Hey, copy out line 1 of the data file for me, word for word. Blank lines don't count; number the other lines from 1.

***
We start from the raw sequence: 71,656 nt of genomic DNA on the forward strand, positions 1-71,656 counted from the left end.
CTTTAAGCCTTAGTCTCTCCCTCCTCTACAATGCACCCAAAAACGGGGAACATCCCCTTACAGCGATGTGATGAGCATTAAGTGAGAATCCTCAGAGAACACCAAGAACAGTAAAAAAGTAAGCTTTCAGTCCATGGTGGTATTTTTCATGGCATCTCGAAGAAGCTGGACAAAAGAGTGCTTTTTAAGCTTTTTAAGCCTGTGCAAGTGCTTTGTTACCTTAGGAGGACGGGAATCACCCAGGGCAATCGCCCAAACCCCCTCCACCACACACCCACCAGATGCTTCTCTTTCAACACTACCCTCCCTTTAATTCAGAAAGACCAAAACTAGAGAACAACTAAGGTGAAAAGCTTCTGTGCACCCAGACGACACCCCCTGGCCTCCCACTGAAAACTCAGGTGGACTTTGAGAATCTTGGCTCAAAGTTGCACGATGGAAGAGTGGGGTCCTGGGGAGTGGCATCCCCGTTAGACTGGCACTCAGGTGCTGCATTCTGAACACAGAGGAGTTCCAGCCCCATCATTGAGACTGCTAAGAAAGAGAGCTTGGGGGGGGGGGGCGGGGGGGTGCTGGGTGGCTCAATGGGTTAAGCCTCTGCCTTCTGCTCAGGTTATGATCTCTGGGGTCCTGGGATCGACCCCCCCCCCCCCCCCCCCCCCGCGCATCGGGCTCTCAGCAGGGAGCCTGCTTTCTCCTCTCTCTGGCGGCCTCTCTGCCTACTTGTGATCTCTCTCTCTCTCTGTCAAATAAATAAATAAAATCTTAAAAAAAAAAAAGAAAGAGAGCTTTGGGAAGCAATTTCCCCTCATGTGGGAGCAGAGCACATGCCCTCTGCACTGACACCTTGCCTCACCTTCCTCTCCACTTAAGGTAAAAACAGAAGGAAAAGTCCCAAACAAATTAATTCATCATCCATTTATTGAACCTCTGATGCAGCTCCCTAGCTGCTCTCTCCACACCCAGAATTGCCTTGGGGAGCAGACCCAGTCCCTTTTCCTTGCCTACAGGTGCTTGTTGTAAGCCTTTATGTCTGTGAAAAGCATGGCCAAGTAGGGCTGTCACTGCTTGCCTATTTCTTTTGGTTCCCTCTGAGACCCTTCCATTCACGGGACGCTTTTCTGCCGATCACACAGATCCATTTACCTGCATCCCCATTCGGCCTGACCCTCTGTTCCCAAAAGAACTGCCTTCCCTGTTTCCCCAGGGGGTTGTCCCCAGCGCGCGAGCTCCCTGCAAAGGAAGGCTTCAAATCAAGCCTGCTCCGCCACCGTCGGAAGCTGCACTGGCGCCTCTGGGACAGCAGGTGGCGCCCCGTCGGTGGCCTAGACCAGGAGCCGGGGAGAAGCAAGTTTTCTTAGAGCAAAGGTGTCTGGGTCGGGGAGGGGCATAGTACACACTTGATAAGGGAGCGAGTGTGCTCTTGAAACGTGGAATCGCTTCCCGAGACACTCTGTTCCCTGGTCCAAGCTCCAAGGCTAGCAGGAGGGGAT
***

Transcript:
We start from the raw sequence: 71,656 nt of genomic DNA on the forward strand, positions 1-71,656 counted from the left end.